Cutten Fields Drought Management In Effect

July 8, 2016

 

 

 

The City of Guelph has recently increased its water restrictions to level 2-RED.  In addition, the Grand River Conservation Authority (GRCA) has currently advised water users in this region to reduce consumption by 10%. Our water taking permit is

governed by the GRCA, but as members of the community of Guelph we have chosen to exceed limitations of the GRCA.  As a result the Cutten Fields Drought Management Plan, developed during the drought in 2012, has been implemented.  The plan allows us to reduce water consumption by prioritizing watering practices while continuing to manage the putting surfaces at a high quality.  

 

 

Greens will continue to be watered as required with a larger emphasis on hand watering. Irrigation of all other playing and non playing areas will be significantly reduced to localized hot spots. Hand watering and the use of moisture meters give Course & Grounds staff the ability to only water areas that require additional water.  Staff will continue to use syringing techniques on greens to cool the plant during periods of high heat throughout the afternoon as necessary. Cart restrictions will not be required at this time, but will be evaluated on an on going basis.  For now, please avoiding driving carts through dry areas as reducing wear and traffic now will assist with turf recovery this fall.  

 

 

Irrigation reduction plan is as follows:

Greens - No reduction  (increased hand watering)

Tees - 60% reduction (increased hand watering)

Fairways - 70% reduction  (localized irrigation practices)

Rough - 100% reduction (in place as of April 2016)

Accent rough - 100% reduction (in place as of April 2016)

Gardens - Alternating days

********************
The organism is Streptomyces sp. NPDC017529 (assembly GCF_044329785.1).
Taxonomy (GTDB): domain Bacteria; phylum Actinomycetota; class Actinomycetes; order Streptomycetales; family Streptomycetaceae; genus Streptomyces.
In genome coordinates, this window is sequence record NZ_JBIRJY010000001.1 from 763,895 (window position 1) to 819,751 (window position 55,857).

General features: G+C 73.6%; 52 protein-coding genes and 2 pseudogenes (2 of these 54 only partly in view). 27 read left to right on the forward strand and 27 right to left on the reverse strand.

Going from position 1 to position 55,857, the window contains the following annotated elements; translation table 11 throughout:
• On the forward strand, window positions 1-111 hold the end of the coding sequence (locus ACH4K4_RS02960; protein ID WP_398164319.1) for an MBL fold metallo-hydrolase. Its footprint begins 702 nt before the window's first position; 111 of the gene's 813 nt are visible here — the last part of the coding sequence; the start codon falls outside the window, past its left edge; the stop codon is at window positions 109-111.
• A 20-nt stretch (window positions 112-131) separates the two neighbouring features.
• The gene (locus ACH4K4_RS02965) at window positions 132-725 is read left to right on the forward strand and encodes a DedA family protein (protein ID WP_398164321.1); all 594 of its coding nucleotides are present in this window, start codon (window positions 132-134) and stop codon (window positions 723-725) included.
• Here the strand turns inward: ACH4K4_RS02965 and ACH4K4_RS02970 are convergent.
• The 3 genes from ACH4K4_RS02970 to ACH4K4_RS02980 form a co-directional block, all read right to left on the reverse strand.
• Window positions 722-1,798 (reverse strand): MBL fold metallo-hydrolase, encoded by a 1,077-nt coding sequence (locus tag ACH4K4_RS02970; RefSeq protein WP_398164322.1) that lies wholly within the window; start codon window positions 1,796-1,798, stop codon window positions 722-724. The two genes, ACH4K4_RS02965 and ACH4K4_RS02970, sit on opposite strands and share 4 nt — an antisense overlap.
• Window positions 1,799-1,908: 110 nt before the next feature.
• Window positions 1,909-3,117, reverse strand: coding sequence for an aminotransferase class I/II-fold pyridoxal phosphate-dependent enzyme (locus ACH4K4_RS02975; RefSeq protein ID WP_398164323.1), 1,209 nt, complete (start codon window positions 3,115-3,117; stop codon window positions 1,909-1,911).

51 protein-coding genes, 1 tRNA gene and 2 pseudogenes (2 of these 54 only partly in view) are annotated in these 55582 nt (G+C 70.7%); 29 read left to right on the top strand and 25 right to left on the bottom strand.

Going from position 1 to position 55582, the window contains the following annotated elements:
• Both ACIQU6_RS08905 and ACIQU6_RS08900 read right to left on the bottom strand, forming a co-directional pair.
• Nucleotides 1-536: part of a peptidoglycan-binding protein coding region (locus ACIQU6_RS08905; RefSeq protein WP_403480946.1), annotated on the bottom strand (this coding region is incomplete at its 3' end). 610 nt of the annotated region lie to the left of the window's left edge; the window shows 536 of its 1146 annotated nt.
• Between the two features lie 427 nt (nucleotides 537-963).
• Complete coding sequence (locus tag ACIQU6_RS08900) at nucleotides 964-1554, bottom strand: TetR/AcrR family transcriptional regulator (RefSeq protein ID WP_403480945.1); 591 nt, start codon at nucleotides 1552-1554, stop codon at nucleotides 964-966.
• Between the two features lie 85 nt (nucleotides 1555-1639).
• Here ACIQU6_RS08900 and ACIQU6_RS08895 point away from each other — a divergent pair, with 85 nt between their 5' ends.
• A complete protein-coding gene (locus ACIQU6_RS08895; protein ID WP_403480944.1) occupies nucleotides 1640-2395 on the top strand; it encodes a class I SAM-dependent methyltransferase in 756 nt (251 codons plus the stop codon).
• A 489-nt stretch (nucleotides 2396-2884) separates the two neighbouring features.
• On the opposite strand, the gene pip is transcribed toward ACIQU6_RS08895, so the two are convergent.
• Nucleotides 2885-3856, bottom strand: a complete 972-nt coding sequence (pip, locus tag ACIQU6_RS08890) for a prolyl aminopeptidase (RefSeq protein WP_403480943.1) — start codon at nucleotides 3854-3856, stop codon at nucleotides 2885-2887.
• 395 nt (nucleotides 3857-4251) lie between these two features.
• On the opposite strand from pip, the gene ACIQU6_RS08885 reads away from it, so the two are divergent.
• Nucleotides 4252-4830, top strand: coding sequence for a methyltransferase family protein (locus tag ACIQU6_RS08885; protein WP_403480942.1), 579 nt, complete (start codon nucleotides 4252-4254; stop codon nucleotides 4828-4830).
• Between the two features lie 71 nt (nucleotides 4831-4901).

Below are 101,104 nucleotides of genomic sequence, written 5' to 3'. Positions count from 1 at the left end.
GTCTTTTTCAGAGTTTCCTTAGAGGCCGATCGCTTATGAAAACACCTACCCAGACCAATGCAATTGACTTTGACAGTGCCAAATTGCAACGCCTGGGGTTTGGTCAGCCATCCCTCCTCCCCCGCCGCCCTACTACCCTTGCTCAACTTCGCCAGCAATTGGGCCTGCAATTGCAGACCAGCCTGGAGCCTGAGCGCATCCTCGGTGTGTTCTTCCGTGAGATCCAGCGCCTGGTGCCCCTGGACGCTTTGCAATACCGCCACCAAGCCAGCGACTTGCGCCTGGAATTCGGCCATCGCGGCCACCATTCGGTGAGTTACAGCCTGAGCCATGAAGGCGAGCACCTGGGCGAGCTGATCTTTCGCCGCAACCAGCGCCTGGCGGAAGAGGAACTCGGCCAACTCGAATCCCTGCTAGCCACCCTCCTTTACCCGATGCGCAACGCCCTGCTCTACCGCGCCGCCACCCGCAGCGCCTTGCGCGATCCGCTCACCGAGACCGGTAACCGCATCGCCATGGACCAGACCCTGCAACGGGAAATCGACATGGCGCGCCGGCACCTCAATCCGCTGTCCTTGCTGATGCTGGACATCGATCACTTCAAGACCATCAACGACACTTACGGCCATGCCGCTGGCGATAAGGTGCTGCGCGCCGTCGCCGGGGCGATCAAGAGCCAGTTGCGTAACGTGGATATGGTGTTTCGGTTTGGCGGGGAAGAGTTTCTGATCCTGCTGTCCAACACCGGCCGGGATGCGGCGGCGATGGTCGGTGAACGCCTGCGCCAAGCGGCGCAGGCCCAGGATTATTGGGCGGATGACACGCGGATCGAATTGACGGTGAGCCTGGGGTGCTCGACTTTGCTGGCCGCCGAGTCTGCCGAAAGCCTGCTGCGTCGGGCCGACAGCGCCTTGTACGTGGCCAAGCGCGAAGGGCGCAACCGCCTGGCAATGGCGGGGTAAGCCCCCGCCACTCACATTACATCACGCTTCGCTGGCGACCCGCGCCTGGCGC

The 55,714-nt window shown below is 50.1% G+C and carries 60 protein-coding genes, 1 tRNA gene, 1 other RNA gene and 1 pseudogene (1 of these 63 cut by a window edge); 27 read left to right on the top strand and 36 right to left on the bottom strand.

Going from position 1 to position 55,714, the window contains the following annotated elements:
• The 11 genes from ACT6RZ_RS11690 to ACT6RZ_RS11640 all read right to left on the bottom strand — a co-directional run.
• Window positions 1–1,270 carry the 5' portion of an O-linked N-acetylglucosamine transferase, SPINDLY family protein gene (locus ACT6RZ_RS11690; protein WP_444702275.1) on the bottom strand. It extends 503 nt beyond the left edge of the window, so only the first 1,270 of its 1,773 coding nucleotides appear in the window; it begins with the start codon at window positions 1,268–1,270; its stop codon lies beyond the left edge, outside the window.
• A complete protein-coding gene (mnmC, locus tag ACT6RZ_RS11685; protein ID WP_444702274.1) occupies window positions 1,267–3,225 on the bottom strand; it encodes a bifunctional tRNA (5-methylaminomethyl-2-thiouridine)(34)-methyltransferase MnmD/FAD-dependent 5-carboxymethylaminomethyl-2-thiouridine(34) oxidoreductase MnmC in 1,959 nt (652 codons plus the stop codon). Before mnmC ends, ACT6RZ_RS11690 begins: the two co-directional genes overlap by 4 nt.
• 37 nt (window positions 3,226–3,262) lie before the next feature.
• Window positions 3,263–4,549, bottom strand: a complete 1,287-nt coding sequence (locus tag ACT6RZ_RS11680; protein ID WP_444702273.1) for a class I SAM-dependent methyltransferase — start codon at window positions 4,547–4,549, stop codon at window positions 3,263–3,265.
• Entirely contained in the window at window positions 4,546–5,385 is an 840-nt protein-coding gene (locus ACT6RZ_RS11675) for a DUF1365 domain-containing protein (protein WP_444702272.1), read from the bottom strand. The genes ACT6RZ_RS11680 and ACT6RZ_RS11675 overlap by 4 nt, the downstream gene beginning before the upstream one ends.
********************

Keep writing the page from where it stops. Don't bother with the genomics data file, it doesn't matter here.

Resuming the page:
The Course & Grounds Department has been focused on reducing overall water consumption for many years.  The incorporation of non-irrigated accent rough has reduced our overall water use significantly and we continue to find alternative methods to utilize water more efficiently.  The golf course is very dry and looks like many of the home lawns in the city, as it should.   I congratulate the membership on being so supportive in our efforts to conserve water.   While not everyone can appreciate the appearance of brown dry turf it represents responsible and sustainable water management and is something the membership has initiated and should be proud of.  

 

One of the benefits to conserving water from a playability perspective is brown & dry = firm & fast.  Firm & fast conditions offer quite a contrast in color and playability from the green, thick, lush turf often experienced in spring.  These type of  minimal water management  practices offers golfers a slightly different golf experience depending on the season and weather conditions.  The brown dry look currently seen on the golf course is in tune with the sustainable management initiative encouraged by many of the leading organizations in the golf industry.  The most challenging part of this philosophical change in management is educating the golf community, and altering the perception of green representing good conditioning when in fact excellent conditions can also be achieved with a multitude of colors and texture. 

 

 

 

 

 

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